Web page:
I just finished giving myself my shots and needed to curl up and recover. Lots of people have asked me how I can give myself shots. Umm. They preserve my life. It's stressful to do it, but less so than not being able to get one when I need it. Having to hang on to life for a couple of hours and sometimes days (over weekends) with the kind of horrific symptoms I go through, is far more stress full. It convinced me that I could do it. The kind of relief I get from the shots is akin to the euphoria an addict experiences. So I do them, then have to veg for a while. I was writing a chapter of a paper on safe and effective weight loss, which I'm posting on The Holistic Chatter Box, when I realized my symptoms were climbing and it had been a week since my last shots. I'm thrilled to note my improvement over this time last year. I'm getting them only once a week as opposed to twice a week, and my health is generally better. My cognitive function certainly is. I attribute the improvement to my RV, aka Escape Pod, Hamster Ball, Medical Isolation Unit, and leaving during sprays.
The down side, I've been in exile for 10 days now and it's driving me crazy. The first spray was 2,4-D, which is 5-8 days. They applied right across from my house, so 8 days. Then I got the call they were spraying all around my house, yesterday, so I stayed put. I'm hoping to go home Saturday, if no one else sprays. I'm so tired of being contained in this small space.
In reality this post could be a litany of complaints because that's how I feel, BUT how annoying and boring is that?! I'm trying, desperately, to distract myself, and lift my spirits. Even Rosie was glum. I'll post a pic at the bottom. Rosie was mopey because I told Ron to stay home one night and go to bed early. He looked exhausted. She missed her Poppa. Poodles are like that. They LOVE their family members and long for them when they are away. Alex, Justin and Joey went to Indiana to visit his family. Rosie is bereft. So in order to cheer her up we slipped out, into the big pasture with the steers. She loves to run in open spaces, and a 1/2 mile square field is heaven to a hunting poodle. Under all that fur they're built like greyhounds. I have Rosie clipped in the retriever cut, so you can really see it, as she covers the ground in her long loping run. Well, it didn't take that herd of 600-900 lb steers long to spot the intruder and they got all het up in themselves and rumbled over, blustering and tossing their heads. They stopped under a few trees tucked into a corner of the field and checked us out. Rosie, tongue lolling and trailing back from her mouth as she raced in complete and absolute pleasure, saw them too. She headed back in their direction, never breaking her stride. Tails up, snot blowing jostling each other like little boys daring themselves not to be chicken, the steers held their ground as she advanced. At the moment they broke and ran, I whistled her back. She made a sweeping turn and the steers thundered to a stop. They turned and watched her race away. Ho ho! They thought and charged behind her. Rosie's merry eyes grinned at me as she flashed by. She loves to be chased. The steers came on until they noticed me, standing my ground. When she was 300 yards on the other side, I whistled her back again. The steers watched in solemn consideration. Back she raced on her elliptical path. This time they threw up their heads in delight. They knew this game! On she came and away they rumbled. Kicking up their heels and springing sideways. When she got about 300 yards out I whistled her back again. It wasn't long before both the dog and the steers where turning about on the whistle. Back and forth they ran fully enjoying the game. I got tired and I whistled Rosie in. Both Rosie and the steers were disappointed. But Rosie came in, cheerfully enough. She got to see her Poppa again that evening, so all was right with her world.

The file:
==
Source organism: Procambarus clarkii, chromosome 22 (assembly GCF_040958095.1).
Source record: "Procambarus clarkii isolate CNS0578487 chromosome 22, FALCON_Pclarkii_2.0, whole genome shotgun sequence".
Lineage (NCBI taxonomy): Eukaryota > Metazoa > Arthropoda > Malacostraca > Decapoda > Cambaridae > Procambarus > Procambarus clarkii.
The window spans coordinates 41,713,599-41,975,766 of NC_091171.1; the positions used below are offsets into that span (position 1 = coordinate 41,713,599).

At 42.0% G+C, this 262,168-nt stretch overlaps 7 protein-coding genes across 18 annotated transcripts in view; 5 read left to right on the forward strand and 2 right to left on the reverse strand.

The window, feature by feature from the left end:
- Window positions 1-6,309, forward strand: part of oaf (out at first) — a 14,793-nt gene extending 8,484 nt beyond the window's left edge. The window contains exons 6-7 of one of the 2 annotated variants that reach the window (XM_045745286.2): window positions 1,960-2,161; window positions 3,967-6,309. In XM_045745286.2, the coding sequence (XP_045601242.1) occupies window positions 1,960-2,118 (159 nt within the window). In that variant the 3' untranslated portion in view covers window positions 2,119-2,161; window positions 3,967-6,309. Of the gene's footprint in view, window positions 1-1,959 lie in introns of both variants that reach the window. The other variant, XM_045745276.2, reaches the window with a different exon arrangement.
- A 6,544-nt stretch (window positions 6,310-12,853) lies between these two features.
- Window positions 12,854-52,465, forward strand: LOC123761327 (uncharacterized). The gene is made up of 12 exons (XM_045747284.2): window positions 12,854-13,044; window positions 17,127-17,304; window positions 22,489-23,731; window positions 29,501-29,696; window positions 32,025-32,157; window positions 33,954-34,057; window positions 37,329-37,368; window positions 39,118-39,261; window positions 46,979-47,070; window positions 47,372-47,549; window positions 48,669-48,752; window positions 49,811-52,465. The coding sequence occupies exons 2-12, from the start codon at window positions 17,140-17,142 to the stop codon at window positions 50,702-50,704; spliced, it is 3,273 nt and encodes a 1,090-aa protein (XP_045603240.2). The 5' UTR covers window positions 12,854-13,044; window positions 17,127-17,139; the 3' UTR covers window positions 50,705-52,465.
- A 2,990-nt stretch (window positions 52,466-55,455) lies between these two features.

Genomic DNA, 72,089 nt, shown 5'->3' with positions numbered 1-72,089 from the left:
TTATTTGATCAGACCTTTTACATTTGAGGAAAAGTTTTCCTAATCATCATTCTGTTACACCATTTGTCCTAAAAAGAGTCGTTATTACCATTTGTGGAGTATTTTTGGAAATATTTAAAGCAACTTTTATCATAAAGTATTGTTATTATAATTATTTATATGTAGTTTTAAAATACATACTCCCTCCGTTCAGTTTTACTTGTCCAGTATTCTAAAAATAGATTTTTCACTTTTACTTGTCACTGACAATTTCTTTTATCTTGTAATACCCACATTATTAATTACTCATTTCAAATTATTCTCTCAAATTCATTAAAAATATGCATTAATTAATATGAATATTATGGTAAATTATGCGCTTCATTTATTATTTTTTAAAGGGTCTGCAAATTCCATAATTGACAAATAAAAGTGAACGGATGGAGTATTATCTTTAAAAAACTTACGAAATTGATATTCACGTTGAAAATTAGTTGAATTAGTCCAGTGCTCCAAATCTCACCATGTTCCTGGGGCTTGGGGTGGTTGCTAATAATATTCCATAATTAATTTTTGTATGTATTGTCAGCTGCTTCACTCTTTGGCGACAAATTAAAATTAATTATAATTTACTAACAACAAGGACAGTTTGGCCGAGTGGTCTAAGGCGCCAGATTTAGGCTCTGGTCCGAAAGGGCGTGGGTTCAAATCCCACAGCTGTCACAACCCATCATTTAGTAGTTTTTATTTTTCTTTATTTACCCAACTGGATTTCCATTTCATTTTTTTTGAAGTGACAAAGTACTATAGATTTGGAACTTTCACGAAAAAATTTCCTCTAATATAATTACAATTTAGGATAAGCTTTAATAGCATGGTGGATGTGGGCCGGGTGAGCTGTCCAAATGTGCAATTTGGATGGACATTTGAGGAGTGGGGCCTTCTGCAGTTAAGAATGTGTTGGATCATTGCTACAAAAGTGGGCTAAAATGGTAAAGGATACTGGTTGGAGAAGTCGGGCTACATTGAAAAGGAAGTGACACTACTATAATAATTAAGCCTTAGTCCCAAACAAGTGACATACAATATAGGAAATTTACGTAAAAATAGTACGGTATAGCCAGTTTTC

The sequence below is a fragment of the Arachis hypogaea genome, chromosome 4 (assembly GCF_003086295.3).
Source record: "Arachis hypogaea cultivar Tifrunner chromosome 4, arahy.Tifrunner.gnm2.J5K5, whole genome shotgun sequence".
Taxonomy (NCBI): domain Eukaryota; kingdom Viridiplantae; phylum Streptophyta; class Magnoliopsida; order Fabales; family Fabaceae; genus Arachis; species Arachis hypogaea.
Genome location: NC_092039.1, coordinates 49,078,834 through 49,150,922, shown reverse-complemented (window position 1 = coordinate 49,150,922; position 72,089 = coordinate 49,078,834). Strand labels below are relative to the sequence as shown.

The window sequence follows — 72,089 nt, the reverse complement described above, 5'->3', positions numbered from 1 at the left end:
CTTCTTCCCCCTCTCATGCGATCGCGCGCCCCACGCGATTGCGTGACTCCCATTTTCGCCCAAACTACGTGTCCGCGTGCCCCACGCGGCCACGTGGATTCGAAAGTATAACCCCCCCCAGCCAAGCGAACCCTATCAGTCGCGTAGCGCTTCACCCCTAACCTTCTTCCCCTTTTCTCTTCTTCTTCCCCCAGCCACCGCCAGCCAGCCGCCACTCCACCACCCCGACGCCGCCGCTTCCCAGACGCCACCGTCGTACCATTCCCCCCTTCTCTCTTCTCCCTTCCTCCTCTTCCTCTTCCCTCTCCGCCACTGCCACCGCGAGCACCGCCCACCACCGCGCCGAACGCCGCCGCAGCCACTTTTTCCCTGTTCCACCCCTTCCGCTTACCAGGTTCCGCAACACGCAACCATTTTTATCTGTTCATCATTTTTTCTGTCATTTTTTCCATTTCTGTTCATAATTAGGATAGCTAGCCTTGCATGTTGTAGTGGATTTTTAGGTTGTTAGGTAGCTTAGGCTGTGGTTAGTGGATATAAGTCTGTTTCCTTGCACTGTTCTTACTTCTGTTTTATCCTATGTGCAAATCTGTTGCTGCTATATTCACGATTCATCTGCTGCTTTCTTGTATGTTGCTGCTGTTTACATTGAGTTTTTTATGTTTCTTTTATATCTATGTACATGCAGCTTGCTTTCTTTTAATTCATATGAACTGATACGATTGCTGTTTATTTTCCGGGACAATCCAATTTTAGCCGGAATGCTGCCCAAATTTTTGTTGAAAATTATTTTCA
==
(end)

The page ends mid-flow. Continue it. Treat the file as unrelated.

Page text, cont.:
Meanwhile, I'm still seeking diversions. :-}